Meet Bill Wallace!

Danny Stock

As part of our ongoing series Meet Our GDS Faculty and Staff, we are excited to present: Meet Bill Wallace!

Read the Q&A below to learn more about Bill.

Primary Role: High School science teacher 

Pronouns: he/him

Years at GDS: 24 years

What do you love about GDS?
My colleagues in the Science department and the genuine curiosity of my students.

Why do you teach?
I really enjoy conveying my passion for biology and how biologists think to young minds that are open to new ways of thinking.

A favorite part of your job?
Any of my open-ended lab investigations in which my students analyze their results in terms of their hypotheses, not whether the results are "right."

Your work style in three words?
Innovative. Passionate. Engaging.

Other GDS activities or roles that community members may not know about?
Ran the STEAM Conference for many years, mentored students for independent research investigations

A top hope/wish for your students and/or colleagues?
I hope that all of my students appreciate the need for critical thinking in all of their endeavors.

I'm in the Canadian Rockies during one of my favorite hikes ever, The trail at the Plain of Six Glaciers behind Lake Louise.​​​​

Personal passions/hobbies/pastimes?
My wife's family is in Sweden. I have a son (and his family) living in South Africa, so I have to say traveling is important. I also enjoy bicycling, writing, and hiking in the mountains out West.

A few favorites…?
I read and reread a book called The Ascent of Man by Jacob Bronowski. It presents scientists such as Galileo and Bohr as intellectual heroes. (I know... What a nerd!)

Something you made, created, or accomplished you can proudly share?
I've written textbooks for my Physiology and Neuroscience courses.

 

A tidbit about family?
We have a cabin on an island (called Tantamanni) between Sweden and Finland. It is one of only two on the island and truly off the grid with no electricity or running water. We generally spend a week there during the summer when the sun never sets. It is our family's sanctuary.

One thing about yourself your students/colleagues/others probably don't know?
I am a former research neuroscientist, who trained as a postdoctoral fellow in the laboratory of a Nobel Laureate.

One thing on your life "bucket list" you've already accomplished?
I've ridden my bicycle around Europe for three months.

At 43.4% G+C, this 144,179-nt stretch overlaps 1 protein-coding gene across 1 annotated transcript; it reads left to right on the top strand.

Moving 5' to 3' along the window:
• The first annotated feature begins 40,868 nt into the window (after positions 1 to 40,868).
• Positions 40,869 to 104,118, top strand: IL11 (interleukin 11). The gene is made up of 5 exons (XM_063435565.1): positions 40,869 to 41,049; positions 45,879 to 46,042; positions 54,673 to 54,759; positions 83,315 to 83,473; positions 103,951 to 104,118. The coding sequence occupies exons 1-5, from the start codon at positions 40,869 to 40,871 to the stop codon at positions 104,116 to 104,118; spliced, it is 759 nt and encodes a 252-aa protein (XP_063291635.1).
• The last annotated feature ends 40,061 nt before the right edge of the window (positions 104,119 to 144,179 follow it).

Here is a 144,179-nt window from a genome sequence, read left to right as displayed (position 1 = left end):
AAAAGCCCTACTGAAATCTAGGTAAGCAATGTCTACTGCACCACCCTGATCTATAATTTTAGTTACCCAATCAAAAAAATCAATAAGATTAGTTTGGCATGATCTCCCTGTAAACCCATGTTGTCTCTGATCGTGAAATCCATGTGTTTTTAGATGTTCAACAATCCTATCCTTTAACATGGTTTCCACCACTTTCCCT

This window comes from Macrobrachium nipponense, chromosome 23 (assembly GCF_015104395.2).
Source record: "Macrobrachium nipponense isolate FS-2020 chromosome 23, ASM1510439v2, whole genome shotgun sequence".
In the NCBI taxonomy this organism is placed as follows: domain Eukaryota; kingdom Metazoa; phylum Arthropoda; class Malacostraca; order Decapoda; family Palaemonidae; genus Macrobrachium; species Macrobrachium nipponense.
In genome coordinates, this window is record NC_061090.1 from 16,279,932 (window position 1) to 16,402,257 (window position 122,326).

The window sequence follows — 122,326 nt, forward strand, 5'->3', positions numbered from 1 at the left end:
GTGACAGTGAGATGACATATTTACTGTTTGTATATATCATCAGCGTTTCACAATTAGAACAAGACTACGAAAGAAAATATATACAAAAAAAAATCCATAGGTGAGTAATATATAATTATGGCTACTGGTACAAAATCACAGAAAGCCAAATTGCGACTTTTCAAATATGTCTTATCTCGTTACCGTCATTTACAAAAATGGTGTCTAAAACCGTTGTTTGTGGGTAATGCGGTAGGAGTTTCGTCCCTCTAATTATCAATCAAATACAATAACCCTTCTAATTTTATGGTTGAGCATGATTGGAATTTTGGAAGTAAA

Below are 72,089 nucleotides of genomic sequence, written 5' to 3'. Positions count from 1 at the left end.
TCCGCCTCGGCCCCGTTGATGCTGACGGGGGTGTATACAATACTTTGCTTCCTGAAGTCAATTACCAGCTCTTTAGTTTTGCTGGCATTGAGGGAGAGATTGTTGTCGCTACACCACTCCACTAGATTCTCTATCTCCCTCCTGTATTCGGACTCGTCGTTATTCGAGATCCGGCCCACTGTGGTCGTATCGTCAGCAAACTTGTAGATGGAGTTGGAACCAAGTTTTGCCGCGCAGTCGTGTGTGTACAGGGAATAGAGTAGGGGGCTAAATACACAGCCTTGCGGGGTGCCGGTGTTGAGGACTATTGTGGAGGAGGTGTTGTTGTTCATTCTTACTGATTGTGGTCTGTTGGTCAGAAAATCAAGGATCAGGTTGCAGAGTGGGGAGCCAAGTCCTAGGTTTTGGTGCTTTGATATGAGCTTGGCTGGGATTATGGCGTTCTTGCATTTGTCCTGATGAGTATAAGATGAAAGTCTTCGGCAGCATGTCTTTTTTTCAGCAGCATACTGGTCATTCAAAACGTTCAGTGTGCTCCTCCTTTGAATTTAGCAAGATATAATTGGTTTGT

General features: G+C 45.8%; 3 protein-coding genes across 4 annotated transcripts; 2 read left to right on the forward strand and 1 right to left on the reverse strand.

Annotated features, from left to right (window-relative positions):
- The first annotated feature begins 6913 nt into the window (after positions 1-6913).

One thing on your life “bucket list” you have yet to accomplish?
Establish a nonprofit organization to help families with sickle cell disease.

With a tip from Bill, we reached out to hear what a colleague had to say...
High School environmental science teacher (and former High School principal) C.A. Pilling wrote, “Bill's impact on the science department has been monumental. His decades-long research background at the National Institutes of Health (NIH) brought us a unique perspective and helped to propel us into a more open-ended inquiry-based approach within our classes. His continual refrain of how we should be teaching students how to “think like a scientist" rather than just content, has left its mark on not just what we teach, but how we teach it. His focus on research opportunities for students—both in and out of the classroom—has left an indelible mark on countless current and former students. Bill's ability to put a student's development as a scientific thinker first and foremost is a hallmark we all aspire to. And to do it all with such good humor and care for each child, makes his approach even more inspiring.”

Bill Wallace and “Bill Wallace,” AKA Bobby Asher at Halloween. Bobby playfully harasses Bill as he teaches about cellular growth factors and signal transduction. Bobby’s antics with Bill’s likeness have, in the past, gotten him hauled into the principal’s office. At least it’s all in good fun these days!

Director of Student Life and Wellness (and High School neuroscience teacher) Bobby Asher added, “Teaching Neuroscience with Bill over the last four years has been one of the absolute highlights of my three decades at GDS. His extraordinary intelligence, his love for teaching, and his genuine humility make him a singularly valued colleague, mentor, and friend. As he has for so many of his students over the years, Bill has taught me to think like a scientist—that it’s not about the answers, it’s about asking the right questions.”





 

 

 

 

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